(Appeared in print as "Our Own Worst Enemy")
The fire service is a living — or dying, if you will — contradiction. We close our professional conversations with “be safe,” and then go out and do just the opposite. We justify it because we are firefighters; it’s our culture; it’s in the job description.
It has been this way for a very long time. In 1908, Edward Croker, chief of the Fire Department of New York, said the following:
“Firemen are going to get killed. When they join the department they face that fact. When a man becomes a fireman his greatest act of bravery has been accomplished. What he does after that is all in the line of work. … Firefighters do not regard themselves as heroes because they do what the business requires.”
The belief that the business of firefighting requires firefighter deaths is one still held by some in the fire service today, more than a century after Croker’s commentary. That cultural attitude chafes modern fire-service leaders who try to make the occupation safer.
“Would you want to work for him?” Phoenix Fire Chief Alan Brunacini (Ret.) asked. “That means we have an SOP for dying. They ought to say just the opposite.”
The fire service should and does take risk seriously, according the Chief Philip Stittleburg, chairman of the National Volunteer Fire Council. He and other experts agree that the fire service can safely achieve its goals, in spite of the inherent risks. “If the safety of the ship is the captain’s main job, the ship would never leave the docks,” Stittleburg said.
But while there is no dispute that firefighting is a high-risk profession, the question begs: How can the risk be reduced when many in the service write it off as being an inherent part of the job?
Certainly, safety is at the forefront of our thinking when we seek funding for a new fire apparatus or new station. We also want the safest turnout gear and SCBA, all meeting the latest NFPA safety standards. There’s no doubt those things impact fire service and community safety — but if we are going to talk the talk, we also need to walk the walk. And a fire-service culture steeped in a 1908 mindset doesn’t let us do that.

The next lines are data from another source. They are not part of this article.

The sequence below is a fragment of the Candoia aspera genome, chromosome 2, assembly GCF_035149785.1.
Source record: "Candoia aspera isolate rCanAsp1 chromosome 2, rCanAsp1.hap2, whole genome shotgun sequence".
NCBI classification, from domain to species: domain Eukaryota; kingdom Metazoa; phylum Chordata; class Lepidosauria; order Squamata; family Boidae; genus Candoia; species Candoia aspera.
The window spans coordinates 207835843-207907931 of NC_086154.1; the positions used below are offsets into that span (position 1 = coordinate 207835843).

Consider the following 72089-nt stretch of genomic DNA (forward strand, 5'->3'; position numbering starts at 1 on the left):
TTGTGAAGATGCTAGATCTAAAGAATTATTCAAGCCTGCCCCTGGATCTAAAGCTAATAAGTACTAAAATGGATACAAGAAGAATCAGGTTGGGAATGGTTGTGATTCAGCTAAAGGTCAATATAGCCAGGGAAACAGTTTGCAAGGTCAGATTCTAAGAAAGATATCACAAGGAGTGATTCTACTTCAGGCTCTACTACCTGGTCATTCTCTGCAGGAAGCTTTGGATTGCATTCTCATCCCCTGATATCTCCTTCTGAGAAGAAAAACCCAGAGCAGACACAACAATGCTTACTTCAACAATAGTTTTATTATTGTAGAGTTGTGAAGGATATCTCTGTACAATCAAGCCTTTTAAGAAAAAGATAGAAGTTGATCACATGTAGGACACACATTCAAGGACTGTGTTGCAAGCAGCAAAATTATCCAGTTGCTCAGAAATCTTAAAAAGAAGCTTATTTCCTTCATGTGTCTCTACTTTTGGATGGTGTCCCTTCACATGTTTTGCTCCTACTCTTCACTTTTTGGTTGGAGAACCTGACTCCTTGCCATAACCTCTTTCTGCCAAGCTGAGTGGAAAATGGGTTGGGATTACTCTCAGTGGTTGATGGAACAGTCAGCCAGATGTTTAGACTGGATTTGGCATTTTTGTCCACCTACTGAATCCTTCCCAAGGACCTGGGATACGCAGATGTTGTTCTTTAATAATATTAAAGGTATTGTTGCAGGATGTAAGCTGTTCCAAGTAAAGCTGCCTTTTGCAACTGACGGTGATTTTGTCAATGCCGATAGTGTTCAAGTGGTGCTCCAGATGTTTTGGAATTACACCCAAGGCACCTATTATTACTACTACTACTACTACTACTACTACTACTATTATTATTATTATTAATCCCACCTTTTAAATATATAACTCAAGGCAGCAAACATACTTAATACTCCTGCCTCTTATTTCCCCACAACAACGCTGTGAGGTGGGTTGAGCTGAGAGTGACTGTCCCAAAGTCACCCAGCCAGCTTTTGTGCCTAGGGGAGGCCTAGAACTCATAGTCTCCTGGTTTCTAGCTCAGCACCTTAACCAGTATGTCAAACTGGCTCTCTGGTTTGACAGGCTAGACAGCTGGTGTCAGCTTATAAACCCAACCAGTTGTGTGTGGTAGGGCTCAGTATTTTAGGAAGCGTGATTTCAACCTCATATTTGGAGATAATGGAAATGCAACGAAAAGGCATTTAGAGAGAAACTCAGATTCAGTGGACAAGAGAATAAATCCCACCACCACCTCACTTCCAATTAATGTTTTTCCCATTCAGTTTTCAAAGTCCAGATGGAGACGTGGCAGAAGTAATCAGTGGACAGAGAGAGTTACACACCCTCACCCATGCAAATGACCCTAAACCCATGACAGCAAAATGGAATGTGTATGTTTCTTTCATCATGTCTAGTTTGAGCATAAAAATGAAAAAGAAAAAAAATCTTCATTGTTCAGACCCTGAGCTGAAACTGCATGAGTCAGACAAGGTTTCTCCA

NFPA statistics paint a troubling picture regarding firefighter death rates. In 2010, the association released a study that reported structural fires and structural firefighter deaths had decreased dramatically since 1977. Alarming, however, is that the number of structure fires has remained relatively unchanged since the middle of the last decade, but the firefighter death rate has increased. So, we are responding to fewer fires, but killing more firefighters in the process. Preliminary reports indicate 81 deaths in 2011, down from 87 in 2010, according to the U.S. Fire Administration. But one or two years does not a trend make. And, we’ve been there before. In 1993, there also were 81 reported firefighter deaths. But the number jumped back up to 119 in 2004, and has since hit 118 twice, in 2007 and 2008. These numbers, of course, exclude losses related to the 9/11 terrorist attacks.
One of the questions asked by the NFPA study is whether firefighters are putting themselves at greater risk while battling fires inside structures. In fact, several issues raised in the study point to risk-acceptance decisions made either by the firefighters themselves or the incident commanders. In some cases, the problems arose because there was no consideration of potential risk versus potential gain.
Since 1998, the National Institute for Occupational Health and Safety has investigated firefighter deaths and other serious or potentially serious firefighter injury cases in the U.S., through its Fire Fighter Fatality Investigation and Prevention Program. After each investigation, a report is issued that examines probable causes for the fatality or injury and recommends what can be done to avoid similar incidents in the future.
An examination of these incident reports from 2007to 2010indicates that as many as 31of the reported 46firefighter traumatic injury deaths at structural fire scenes may have been prevented if more extensive risk/gain analysis had been practiced, either by the firefighters or their incident commanders.